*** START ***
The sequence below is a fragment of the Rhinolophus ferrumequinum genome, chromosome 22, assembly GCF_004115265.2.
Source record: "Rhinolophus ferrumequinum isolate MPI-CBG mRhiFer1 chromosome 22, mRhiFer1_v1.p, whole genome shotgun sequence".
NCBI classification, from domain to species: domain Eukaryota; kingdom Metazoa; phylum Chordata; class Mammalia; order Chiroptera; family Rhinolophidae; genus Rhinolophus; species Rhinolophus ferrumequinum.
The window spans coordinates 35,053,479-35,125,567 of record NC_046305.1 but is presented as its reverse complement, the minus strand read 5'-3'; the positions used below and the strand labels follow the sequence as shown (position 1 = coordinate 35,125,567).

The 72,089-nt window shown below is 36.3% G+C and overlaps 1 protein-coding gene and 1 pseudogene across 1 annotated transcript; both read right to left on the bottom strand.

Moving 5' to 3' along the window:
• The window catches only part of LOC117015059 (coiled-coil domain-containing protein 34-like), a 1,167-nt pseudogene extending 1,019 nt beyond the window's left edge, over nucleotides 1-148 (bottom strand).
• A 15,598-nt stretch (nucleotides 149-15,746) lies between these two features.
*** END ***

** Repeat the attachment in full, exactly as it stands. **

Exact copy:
The sequence below is a fragment of the Rhinolophus ferrumequinum genome, chromosome 22, assembly GCF_004115265.2.
Source record: "Rhinolophus ferrumequinum isolate MPI-CBG mRhiFer1 chromosome 22, mRhiFer1_v1.p, whole genome shotgun sequence".
NCBI classification, from domain to species: domain Eukaryota; kingdom Metazoa; phylum Chordata; class Mammalia; order Chiroptera; family Rhinolophidae; genus Rhinolophus; species Rhinolophus ferrumequinum.
The window spans coordinates 35,053,479-35,125,567 of record NC_046305.1 but is presented as its reverse complement, the minus strand read 5'-3'; the positions used below and the strand labels follow the sequence as shown (position 1 = coordinate 35,125,567).

The 72,089-nt window shown below is 36.3% G+C and overlaps 1 protein-coding gene and 1 pseudogene across 1 annotated transcript; both read right to left on the bottom strand.

Moving 5' to 3' along the window:
• The window catches only part of LOC117015059 (coiled-coil domain-containing protein 34-like), a 1,167-nt pseudogene extending 1,019 nt beyond the window's left edge, over nucleotides 1-148 (bottom strand).
• A 15,598-nt stretch (nucleotides 149-15,746) lies between these two features.